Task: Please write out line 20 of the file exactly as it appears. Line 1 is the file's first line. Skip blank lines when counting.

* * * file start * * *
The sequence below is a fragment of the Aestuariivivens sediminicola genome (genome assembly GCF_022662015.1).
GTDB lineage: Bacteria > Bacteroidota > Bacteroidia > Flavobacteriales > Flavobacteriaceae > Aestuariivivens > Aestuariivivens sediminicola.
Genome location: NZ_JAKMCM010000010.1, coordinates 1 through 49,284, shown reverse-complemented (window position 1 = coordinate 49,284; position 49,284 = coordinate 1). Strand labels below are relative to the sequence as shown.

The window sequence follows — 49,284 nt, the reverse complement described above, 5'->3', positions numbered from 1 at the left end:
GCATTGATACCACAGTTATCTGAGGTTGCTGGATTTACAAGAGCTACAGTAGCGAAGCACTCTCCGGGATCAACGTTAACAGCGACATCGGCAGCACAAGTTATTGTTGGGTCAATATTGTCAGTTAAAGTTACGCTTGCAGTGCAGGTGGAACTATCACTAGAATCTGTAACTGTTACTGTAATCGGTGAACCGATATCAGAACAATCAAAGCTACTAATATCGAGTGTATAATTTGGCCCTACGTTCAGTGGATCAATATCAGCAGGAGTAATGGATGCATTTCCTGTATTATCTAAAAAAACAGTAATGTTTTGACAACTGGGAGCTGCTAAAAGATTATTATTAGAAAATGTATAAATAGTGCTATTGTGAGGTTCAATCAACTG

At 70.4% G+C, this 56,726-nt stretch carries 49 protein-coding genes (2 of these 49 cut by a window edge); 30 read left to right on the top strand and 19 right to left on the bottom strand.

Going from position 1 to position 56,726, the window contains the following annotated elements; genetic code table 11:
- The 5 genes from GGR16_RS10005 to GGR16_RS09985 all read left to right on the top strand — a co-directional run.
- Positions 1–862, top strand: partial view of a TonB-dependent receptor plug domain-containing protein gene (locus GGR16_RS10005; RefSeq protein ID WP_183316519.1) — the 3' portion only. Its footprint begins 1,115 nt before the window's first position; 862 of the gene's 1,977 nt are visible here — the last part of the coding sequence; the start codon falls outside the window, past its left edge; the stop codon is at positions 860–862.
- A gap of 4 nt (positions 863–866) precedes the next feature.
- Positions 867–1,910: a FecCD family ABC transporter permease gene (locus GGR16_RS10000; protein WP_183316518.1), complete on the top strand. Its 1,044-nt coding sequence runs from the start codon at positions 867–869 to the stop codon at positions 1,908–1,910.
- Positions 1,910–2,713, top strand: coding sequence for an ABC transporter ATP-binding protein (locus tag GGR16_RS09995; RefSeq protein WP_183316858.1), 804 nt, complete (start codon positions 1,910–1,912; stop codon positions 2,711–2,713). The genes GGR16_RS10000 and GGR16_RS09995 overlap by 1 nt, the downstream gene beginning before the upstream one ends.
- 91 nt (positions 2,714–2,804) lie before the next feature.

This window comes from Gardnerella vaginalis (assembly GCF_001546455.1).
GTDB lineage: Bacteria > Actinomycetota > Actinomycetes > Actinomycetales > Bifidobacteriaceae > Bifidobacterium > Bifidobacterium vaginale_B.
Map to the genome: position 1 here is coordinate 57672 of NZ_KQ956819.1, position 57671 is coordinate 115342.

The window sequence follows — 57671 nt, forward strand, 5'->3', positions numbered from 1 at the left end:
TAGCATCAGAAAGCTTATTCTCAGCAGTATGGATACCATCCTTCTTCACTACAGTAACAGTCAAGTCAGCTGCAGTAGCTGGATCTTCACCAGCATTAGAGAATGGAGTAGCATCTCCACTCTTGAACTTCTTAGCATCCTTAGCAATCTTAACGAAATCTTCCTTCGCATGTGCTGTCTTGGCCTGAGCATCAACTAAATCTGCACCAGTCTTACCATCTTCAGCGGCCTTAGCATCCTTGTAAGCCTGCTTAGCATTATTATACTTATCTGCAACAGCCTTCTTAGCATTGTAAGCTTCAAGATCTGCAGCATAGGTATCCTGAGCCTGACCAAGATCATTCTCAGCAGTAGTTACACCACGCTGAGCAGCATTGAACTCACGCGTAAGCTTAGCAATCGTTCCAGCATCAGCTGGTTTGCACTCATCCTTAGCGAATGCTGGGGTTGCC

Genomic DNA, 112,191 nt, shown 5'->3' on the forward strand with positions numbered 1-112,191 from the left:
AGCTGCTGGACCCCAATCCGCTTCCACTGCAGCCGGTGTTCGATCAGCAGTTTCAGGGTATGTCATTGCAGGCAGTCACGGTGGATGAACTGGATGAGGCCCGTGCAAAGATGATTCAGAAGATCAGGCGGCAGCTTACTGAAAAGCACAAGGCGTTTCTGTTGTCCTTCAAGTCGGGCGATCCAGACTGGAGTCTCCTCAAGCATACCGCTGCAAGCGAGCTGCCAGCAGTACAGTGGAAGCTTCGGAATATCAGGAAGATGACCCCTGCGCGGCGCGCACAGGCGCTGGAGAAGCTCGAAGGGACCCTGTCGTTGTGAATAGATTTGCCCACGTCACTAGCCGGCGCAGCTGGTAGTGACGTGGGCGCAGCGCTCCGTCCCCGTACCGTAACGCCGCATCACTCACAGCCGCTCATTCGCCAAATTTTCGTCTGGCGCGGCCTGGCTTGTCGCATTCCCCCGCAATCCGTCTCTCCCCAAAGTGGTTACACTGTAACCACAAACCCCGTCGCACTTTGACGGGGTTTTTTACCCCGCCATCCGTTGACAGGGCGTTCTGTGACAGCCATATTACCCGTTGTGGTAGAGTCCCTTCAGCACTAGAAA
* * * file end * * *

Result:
AGCTGCTGGACCCCAATCCGCTTCCACTGCAGCCGGTGTTCGATCAGCAGTTTCAGGGTATGTCATTGCAGGCAGTCACGGTGGATGAACTGGATGAGGCCCGTGCAAAGATGATTCAGAAGATCAGGCGGCAGCTTACTGAAAAGCACAAGGCGTTTCTGTTGTCCTTCAAGTCGGGCGATCCAGACTGGAGTCTCCTCAAGCATACCGCTGCAAGCGAGCTGCCAGCAGTACAGTGGAAGCTTCGGAATATCAGGAAGATGACCCCTGCGCGGCGCGCACAGGCGCTGGAGAAGCTCGAAGGGACCCTGTCGTTGTGAATAGATTTGCCCACGTCACTAGCCGGCGCAGCTGGTAGTGACGTGGGCGCAGCGCTCCGTCCCCGTACCGTAACGCCGCATCACTCACAGCCGCTCATTCGCCAAATTTTCGTCTGGCGCGGCCTGGCTTGTCGCATTCCCCCGCAATCCGTCTCTCCCCAAAGTGGTTACACTGTAACCACAAACCCCGTCGCACTTTGACGGGGTTTTTTACCCCGCCATCCGTTGACAGGGCGTTCTGTGACAGCCATATTACCCGTTGTGGTAGAGTCCCTTCAGCACTAGAAA